Having a glut of carrots means preserving them. One of the more unusual ways I have tried is to make a marmalade which brings out the natural sweetness of carrots and transforms them into something we all recognise as a preserve most commonly spread on toast.
Preserving Carrots A Different Way
Carrots are full of natural sweetness and colour and these work brilliantly in this recipe for marmalade. Traditionally marmalade is made with oranges, lemons grapefruit or other citrus fruits, but in particular, bitter oranges. This carrot marmalade recipe includes zest and juice from oranges and lemons but all the body comes from carrots.
I came across this recipe in the book Grow, Cook, Nourish by Darina Allen and had to try it for myself.
Pectin In Carrots Is Perfect For Marmalade
Marmalade is most often made with the juice and zest of citrus fruits and is essentially a jam made from fruit such as oranges with added rind or zest.
Zest from citrus fruits contain a high amount of pectin, this is a reason why the zest is used in marmalade, to help it set.
Carrots are also naturally high in pectin around 0.8% pectin compared to citrus which is between 0.5 – 3% pectin. This makes them perfect for making a set conserve like a marmalade. The sweetness along with a little help from some orange and lemon zest and juice really makes a remarkable marmalade.
How To Make Carrot Marmalade
For this recipe, the yield is about 3 half-pint jars but you can multiply the recipe up according to how many carrots you want to preserve.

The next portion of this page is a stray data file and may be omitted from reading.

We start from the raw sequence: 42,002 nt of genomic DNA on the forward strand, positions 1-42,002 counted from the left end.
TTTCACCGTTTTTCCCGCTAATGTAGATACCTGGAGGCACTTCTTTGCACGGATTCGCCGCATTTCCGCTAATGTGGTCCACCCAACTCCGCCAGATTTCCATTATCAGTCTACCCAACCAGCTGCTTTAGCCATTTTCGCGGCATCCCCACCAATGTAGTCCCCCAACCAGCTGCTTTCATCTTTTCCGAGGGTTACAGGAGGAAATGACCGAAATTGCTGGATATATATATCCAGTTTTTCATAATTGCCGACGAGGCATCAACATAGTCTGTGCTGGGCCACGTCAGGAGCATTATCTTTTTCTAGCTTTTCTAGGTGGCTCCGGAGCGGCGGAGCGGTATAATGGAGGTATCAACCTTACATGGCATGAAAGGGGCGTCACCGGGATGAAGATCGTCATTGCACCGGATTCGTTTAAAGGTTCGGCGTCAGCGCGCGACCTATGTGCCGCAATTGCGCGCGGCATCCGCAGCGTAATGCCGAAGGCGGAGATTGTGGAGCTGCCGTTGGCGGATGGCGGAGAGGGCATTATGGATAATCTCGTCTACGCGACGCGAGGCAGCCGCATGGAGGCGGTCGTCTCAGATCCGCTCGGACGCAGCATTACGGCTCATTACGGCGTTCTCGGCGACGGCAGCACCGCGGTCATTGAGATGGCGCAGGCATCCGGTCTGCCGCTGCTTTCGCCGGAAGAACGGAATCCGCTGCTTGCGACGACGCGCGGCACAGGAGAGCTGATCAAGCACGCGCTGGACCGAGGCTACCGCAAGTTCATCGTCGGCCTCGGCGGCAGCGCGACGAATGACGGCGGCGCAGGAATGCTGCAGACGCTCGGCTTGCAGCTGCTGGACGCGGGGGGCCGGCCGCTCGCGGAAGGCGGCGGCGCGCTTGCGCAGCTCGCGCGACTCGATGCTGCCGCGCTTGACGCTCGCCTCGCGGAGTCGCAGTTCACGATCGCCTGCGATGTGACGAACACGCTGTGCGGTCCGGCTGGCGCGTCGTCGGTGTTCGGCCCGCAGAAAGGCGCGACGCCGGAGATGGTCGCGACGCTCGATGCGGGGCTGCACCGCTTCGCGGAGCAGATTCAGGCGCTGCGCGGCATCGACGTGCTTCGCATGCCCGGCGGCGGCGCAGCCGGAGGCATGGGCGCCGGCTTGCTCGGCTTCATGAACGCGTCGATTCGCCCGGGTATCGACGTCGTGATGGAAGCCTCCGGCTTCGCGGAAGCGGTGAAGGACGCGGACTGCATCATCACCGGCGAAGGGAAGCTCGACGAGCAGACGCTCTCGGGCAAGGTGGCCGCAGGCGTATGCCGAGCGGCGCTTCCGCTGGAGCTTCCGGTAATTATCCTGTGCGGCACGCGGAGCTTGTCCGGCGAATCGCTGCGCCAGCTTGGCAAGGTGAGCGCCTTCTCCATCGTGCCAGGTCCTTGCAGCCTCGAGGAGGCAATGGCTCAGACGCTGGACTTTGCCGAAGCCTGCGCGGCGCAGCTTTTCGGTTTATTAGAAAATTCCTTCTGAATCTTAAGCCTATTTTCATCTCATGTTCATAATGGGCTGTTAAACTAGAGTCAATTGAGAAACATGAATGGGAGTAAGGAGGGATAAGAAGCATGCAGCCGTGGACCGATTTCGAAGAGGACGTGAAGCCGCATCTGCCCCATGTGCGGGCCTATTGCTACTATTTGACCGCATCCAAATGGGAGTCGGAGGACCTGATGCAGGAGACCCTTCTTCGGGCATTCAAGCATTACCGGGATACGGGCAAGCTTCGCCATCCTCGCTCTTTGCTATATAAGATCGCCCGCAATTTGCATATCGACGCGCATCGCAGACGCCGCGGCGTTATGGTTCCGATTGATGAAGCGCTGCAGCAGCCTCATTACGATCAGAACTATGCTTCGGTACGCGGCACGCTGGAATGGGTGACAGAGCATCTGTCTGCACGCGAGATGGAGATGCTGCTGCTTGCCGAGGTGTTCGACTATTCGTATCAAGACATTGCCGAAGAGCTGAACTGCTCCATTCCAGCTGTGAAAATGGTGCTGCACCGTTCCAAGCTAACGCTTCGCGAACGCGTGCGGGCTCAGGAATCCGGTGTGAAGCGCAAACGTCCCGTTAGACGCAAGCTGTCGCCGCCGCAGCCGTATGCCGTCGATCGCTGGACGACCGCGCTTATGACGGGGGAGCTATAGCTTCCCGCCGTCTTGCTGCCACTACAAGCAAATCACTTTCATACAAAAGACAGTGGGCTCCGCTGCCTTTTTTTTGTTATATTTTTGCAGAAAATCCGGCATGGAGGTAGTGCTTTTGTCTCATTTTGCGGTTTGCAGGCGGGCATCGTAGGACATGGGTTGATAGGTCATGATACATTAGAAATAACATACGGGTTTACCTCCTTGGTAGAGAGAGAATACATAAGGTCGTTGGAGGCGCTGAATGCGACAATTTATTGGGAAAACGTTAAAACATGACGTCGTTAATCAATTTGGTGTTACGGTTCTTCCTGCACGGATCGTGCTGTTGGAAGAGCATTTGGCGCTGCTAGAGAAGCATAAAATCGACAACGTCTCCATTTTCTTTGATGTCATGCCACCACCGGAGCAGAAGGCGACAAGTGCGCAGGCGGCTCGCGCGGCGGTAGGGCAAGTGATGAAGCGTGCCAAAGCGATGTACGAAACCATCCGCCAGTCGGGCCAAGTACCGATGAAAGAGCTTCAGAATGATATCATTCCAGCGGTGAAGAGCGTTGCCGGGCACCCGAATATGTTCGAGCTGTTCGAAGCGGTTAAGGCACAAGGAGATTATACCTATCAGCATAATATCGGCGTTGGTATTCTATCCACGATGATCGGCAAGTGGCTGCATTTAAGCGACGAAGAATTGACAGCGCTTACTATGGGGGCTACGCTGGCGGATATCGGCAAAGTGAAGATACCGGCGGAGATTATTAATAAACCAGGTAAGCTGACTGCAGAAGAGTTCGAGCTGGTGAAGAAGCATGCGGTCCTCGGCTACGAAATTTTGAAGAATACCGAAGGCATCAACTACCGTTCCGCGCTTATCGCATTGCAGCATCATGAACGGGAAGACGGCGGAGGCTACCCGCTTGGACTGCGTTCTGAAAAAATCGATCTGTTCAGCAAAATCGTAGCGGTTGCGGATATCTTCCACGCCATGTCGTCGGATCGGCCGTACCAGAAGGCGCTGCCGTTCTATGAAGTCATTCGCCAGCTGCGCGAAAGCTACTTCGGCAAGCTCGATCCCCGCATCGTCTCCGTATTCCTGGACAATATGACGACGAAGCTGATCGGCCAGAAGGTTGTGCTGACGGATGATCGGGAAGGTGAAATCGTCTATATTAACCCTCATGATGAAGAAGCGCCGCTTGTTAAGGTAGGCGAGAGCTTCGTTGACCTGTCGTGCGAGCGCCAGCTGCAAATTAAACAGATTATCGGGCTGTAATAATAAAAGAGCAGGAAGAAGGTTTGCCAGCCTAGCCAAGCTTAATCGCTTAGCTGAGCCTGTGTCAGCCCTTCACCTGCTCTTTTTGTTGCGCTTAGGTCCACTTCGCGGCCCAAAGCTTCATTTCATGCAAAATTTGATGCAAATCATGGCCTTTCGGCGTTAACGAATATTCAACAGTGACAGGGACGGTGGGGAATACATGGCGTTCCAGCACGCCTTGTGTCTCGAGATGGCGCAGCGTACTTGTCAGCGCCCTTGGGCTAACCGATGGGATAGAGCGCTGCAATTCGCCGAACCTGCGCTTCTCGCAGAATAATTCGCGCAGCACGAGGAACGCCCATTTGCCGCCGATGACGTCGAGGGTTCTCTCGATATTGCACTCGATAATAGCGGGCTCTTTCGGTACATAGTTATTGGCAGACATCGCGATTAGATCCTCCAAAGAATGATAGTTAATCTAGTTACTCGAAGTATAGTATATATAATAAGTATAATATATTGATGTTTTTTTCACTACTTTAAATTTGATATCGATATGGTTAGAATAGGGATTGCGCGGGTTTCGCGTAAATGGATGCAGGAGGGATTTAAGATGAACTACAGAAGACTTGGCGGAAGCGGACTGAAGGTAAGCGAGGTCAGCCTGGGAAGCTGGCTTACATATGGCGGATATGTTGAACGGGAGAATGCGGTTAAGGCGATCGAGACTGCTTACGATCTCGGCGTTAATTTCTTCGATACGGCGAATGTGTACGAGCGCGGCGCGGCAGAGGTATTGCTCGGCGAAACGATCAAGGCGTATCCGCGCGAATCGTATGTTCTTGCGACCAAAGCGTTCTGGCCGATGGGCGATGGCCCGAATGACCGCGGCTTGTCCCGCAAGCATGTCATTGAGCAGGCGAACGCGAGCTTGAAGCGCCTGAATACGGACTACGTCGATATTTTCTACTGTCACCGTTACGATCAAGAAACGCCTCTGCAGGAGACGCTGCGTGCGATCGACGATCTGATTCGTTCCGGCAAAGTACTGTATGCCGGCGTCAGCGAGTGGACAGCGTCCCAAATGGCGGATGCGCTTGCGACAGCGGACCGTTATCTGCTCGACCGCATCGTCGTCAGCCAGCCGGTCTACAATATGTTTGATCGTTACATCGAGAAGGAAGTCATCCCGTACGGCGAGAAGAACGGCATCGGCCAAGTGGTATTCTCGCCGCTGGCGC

Carrot Marmalade Ingredients – Yields 3 medium jars
- 1kg / 2.2lb Carrots
- 650g / 1.4lb Granulated Sugar
- 3 Oranges
- 3 Lemons
Peel the carrots and grate using a coarse box grater. A food processor with a grater attachment will make quick work of this if you have one.
Add the carrots to a preserving pan or a large heavy-bottomed pan along with the juice and zest of the oranges and lemons and 550ml of water. Bring the mixture to the boil and simmer, stirring occasionally for 15 minutes.
After 15 minutes add the sugar, stirring to get it completely dissolved. Bring everything to a boil and continue with a good simmer for around 15 – 20 minutes.
After 15 to 20 minutes the marmalade should reach the set point at 220°F or 104°C. You can do a test on a plate as per the instructions here.
Once the marmalade has reached the setting point remove from the heat and package into clean and sterilised jars whilst they are still hot. Put on the lids and seal whilst hot which will create a vacuum once cooled.
The marmalade will last 3 – 6 months.